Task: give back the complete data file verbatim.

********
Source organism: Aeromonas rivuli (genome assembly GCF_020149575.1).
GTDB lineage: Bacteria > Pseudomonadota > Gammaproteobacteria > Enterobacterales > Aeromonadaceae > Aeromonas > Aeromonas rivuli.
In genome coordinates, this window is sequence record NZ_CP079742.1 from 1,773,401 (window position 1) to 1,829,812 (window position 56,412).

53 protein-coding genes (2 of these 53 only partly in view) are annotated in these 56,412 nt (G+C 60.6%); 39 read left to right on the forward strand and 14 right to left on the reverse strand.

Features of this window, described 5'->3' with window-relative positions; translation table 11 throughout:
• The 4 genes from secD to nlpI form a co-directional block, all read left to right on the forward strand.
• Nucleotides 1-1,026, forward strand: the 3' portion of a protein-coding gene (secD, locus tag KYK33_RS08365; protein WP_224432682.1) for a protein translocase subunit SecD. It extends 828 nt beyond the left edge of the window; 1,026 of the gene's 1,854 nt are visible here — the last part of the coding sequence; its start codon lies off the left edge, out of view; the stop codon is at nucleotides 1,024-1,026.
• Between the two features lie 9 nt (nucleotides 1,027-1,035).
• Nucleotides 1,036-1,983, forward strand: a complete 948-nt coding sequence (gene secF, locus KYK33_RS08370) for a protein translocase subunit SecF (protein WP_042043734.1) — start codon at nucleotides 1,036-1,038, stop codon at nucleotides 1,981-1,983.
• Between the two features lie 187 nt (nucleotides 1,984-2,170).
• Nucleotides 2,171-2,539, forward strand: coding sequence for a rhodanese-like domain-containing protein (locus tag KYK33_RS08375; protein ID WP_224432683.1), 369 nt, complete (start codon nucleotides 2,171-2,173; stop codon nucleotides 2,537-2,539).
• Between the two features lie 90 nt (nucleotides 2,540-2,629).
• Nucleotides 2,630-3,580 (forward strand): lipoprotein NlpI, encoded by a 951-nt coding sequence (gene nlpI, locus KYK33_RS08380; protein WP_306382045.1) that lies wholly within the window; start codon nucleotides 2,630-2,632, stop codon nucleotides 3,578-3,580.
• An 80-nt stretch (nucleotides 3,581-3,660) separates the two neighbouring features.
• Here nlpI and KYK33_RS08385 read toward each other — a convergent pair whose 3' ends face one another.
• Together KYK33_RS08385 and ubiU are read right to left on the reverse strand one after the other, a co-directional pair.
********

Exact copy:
Source organism: Aeromonas rivuli (genome assembly GCF_020149575.1).
GTDB lineage: Bacteria > Pseudomonadota > Gammaproteobacteria > Enterobacterales > Aeromonadaceae > Aeromonas > Aeromonas rivuli.
In genome coordinates, this window is sequence record NZ_CP079742.1 from 1,773,401 (window position 1) to 1,829,812 (window position 56,412).

53 protein-coding genes (2 of these 53 only partly in view) are annotated in these 56,412 nt (G+C 60.6%); 39 read left to right on the forward strand and 14 right to left on the reverse strand.

Features of this window, described 5'->3' with window-relative positions; translation table 11 throughout:
• The 4 genes from secD to nlpI form a co-directional block, all read left to right on the forward strand.
• Nucleotides 1-1,026, forward strand: the 3' portion of a protein-coding gene (secD, locus tag KYK33_RS08365; protein WP_224432682.1) for a protein translocase subunit SecD. It extends 828 nt beyond the left edge of the window; 1,026 of the gene's 1,854 nt are visible here — the last part of the coding sequence; its start codon lies off the left edge, out of view; the stop codon is at nucleotides 1,024-1,026.
• Between the two features lie 9 nt (nucleotides 1,027-1,035).
• Nucleotides 1,036-1,983, forward strand: a complete 948-nt coding sequence (gene secF, locus KYK33_RS08370) for a protein translocase subunit SecF (protein WP_042043734.1) — start codon at nucleotides 1,036-1,038, stop codon at nucleotides 1,981-1,983.
• Between the two features lie 187 nt (nucleotides 1,984-2,170).
• Nucleotides 2,171-2,539, forward strand: coding sequence for a rhodanese-like domain-containing protein (locus tag KYK33_RS08375; protein ID WP_224432683.1), 369 nt, complete (start codon nucleotides 2,171-2,173; stop codon nucleotides 2,537-2,539).
• Between the two features lie 90 nt (nucleotides 2,540-2,629).
• Nucleotides 2,630-3,580 (forward strand): lipoprotein NlpI, encoded by a 951-nt coding sequence (gene nlpI, locus KYK33_RS08380; protein WP_306382045.1) that lies wholly within the window; start codon nucleotides 2,630-2,632, stop codon nucleotides 3,578-3,580.
• An 80-nt stretch (nucleotides 3,581-3,660) separates the two neighbouring features.
• Here nlpI and KYK33_RS08385 read toward each other — a convergent pair whose 3' ends face one another.
• Together KYK33_RS08385 and ubiU are read right to left on the reverse strand one after the other, a co-directional pair.